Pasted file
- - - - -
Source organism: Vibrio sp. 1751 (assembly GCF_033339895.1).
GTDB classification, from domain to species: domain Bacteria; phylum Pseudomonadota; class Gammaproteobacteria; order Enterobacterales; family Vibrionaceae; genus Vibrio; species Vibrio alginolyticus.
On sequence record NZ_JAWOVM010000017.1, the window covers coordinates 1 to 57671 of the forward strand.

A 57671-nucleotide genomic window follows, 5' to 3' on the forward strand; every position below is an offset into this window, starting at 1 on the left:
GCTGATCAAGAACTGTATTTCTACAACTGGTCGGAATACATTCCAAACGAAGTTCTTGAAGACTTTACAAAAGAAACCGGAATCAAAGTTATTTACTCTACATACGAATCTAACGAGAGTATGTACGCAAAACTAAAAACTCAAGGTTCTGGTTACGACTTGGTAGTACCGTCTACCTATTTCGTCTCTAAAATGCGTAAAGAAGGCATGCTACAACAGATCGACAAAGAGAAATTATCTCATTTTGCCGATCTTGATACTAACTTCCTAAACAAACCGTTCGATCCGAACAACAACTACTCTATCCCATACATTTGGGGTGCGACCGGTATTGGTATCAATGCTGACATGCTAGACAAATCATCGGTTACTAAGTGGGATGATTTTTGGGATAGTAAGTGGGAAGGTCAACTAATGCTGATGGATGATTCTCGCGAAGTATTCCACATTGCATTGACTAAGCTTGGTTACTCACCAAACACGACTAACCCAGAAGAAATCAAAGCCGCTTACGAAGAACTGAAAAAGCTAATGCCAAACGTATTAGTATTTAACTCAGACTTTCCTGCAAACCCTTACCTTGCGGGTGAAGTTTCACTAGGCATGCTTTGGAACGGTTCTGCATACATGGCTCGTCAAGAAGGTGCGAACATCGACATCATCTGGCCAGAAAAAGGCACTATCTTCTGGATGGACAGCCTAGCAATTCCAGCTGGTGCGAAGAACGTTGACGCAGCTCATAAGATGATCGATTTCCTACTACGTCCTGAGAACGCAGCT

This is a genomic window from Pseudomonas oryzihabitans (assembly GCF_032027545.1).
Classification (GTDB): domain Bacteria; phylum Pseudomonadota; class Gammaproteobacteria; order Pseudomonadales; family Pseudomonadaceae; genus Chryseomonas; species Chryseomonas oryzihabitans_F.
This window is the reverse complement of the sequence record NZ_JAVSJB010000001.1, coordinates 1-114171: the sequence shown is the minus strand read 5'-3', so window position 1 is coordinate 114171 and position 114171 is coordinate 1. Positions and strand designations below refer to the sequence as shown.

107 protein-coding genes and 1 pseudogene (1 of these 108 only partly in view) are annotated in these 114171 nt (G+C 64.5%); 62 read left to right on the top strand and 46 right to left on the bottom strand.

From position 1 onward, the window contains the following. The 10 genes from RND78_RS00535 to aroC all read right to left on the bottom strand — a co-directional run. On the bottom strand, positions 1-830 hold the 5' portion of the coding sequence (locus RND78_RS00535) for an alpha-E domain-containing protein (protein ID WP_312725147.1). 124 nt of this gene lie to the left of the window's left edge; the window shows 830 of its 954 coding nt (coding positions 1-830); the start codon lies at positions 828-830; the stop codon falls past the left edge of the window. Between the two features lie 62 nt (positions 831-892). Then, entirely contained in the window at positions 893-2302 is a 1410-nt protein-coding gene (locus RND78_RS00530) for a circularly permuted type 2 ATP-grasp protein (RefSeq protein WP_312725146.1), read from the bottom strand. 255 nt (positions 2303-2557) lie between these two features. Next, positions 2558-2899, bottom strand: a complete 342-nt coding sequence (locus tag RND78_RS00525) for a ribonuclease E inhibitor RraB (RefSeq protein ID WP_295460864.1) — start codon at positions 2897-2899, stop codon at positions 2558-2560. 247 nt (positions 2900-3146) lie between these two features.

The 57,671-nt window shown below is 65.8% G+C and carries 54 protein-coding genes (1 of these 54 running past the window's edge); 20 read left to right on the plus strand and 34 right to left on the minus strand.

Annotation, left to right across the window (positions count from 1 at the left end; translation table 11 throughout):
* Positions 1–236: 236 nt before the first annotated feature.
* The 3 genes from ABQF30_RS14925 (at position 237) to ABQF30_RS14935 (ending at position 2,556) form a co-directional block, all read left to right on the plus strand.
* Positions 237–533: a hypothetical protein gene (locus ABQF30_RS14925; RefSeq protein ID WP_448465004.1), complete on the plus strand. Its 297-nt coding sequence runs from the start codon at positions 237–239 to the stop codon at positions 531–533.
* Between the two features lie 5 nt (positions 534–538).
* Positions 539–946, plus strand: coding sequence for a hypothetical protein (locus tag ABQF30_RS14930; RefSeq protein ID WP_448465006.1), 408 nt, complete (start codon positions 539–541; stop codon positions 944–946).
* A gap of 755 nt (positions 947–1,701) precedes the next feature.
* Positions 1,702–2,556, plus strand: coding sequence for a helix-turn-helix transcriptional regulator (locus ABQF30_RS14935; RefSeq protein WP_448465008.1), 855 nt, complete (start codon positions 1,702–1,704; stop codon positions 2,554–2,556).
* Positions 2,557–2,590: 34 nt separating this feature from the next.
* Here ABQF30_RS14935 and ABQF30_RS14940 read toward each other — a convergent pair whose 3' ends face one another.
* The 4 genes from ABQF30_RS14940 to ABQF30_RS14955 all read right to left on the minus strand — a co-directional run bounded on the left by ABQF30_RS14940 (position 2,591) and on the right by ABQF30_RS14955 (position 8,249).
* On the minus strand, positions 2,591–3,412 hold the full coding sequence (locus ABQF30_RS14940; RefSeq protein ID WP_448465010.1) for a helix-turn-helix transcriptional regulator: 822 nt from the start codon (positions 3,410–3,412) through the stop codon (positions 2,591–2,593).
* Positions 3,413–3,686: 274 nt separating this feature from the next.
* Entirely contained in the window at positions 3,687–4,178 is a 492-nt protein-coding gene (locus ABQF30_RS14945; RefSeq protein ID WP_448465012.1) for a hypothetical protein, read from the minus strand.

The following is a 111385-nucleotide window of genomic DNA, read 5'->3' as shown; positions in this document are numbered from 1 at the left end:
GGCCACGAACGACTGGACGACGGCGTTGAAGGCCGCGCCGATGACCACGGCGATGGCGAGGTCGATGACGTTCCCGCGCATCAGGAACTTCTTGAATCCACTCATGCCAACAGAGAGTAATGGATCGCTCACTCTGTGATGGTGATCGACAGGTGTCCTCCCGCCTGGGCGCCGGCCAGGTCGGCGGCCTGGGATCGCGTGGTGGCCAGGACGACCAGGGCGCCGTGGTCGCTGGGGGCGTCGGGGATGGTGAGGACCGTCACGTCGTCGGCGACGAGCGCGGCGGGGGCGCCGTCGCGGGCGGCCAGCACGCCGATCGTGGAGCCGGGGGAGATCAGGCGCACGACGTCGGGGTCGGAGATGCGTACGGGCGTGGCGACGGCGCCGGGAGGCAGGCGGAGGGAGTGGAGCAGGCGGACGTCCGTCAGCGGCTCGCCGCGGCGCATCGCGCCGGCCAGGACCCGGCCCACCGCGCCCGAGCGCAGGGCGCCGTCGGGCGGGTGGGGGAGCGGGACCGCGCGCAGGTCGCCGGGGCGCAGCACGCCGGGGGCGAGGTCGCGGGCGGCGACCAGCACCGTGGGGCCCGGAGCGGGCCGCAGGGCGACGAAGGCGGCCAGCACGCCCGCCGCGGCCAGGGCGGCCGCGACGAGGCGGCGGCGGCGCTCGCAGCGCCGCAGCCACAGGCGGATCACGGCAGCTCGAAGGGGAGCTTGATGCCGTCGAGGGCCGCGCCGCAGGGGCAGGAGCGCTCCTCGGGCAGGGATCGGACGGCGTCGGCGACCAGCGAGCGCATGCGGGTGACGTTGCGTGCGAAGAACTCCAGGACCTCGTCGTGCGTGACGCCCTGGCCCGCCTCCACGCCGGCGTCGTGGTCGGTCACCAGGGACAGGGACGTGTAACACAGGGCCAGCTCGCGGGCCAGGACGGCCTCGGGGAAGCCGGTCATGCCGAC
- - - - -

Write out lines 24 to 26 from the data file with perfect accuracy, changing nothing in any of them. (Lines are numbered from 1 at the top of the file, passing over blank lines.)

* Positions 3,413–3,686: 274 nt separating this feature from the next.
* Entirely contained in the window at positions 3,687–4,178 is a 492-nt protein-coding gene (locus ABQF30_RS14945; RefSeq protein ID WP_448465012.1) for a hypothetical protein, read from the minus strand.

The following is a 111385-nucleotide window of genomic DNA, read 5'->3' as shown; positions in this document are numbered from 1 at the left end: